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Prince Charles inspires trans teen to take first steps to transitioning

Prince Charles inspires trans teen to take first steps to transitioning

Luke Levine

A young trans man in the UK has told how a meeting with Prince Charles helped give him the confidence to be the person he is today.

Like many other teenagers in the UK, Luke Levine, from Essex, took part in the Duke of Edinburgh award scheme when at school.

The scheme is a self-improvement program for young people. Its aim is to inspire, educate and build confidence. Levine accessed the scheme through the Jewish youth organization, JLGB.

Luke was assigned the gender female at birth. He still presented as a girl when, aged 14, his participation in the scheme led to a meeting with Prince Charles. Luke met the first in line to the British throne at a volunteering event.

Prince Charles

‘Speaking to Prince Charles, seeing how involved he was with volunteering and how passionate he was saved my life,’ Luke told The Sunday People newspaper.

‘I’d never felt the same as everybody else but didn’t know why.

‘It wasn’t until I started the award at 14 that I ­realised I identified as a trans male.

‘It was a very hard time for me but I realised people want to do good in the world and that they wouldn’t be as ­dismissive of me as I thought.

‘After feeling inspired – and seeing how volunteering can do such good – I carried on with the stages of the DofE [Duke of Edinburgh] which gave me confidence to transition.

‘I had to go to the gym a lot to get fit for the activities and I started to want to get muscular. It made me realise that what I wanted physically I also ­wanted mentally. I cut my hair and started taping my breasts.”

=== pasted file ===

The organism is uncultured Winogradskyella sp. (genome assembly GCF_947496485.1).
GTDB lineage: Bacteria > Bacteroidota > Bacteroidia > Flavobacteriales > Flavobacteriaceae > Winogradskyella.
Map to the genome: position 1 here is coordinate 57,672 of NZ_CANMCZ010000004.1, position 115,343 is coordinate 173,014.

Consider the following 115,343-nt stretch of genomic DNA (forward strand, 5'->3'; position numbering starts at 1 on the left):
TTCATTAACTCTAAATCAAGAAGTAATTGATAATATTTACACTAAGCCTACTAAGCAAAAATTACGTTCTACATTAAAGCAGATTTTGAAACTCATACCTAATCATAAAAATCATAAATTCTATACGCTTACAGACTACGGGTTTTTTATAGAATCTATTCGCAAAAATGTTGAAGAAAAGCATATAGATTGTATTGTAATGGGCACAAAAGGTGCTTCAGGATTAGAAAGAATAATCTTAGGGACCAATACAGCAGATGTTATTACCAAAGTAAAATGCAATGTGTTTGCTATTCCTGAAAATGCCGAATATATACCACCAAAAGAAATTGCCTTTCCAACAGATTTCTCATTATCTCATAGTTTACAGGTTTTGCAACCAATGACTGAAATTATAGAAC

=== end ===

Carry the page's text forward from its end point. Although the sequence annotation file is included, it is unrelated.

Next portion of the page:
‘Going from bronze to gold gave me a safe space where I could help relieve my stress.

‘If I ever felt bad about my body, I just went to the gym.’

Luke Levine
Luke Levine is now saving up money to have surgery to help further his transition (Photo: Supplied)

Coming out as trans

Luke went on to come out to his sisters and parents as trans when he was 18. The family have been supportive. Last year, he spoke at a Duke of Edinburgh event on how the scheme had inspired him.

‘Over 45 per cent of trans teens attempt suicide. So it’s so vital people realise the value of programmes like the DofE and how they save lives, like mine.’

Luke told GSN he’d been overwhelmed by the supportive messages he’d received since the story appeared yesterday.

‘I’ve had a ton of support from random people and people from my past that I haven’t seen in years. It’s been incredibly overwhelming.’

He’s now taking hormones and saving up money for surgery via a GoFundMe campaign.

Identifying as trans

The UK government has just completed a public consultation on updating its 2004 Gender Recognition Act. The UK Prime Minister, Theresa May, has indicated she is in favor of allowing trans people to self-identify their gender.

Currently, they must gather evidence and submit it to a Gender Recognition Panel, and prove they have lived in their gender for at least two years before legal recognition is granted. Many trans people believe the current process is lengthy, expensive, demeaning and can sometimes result in rejection with little course of appeal.

H/T: Sunday People

See also

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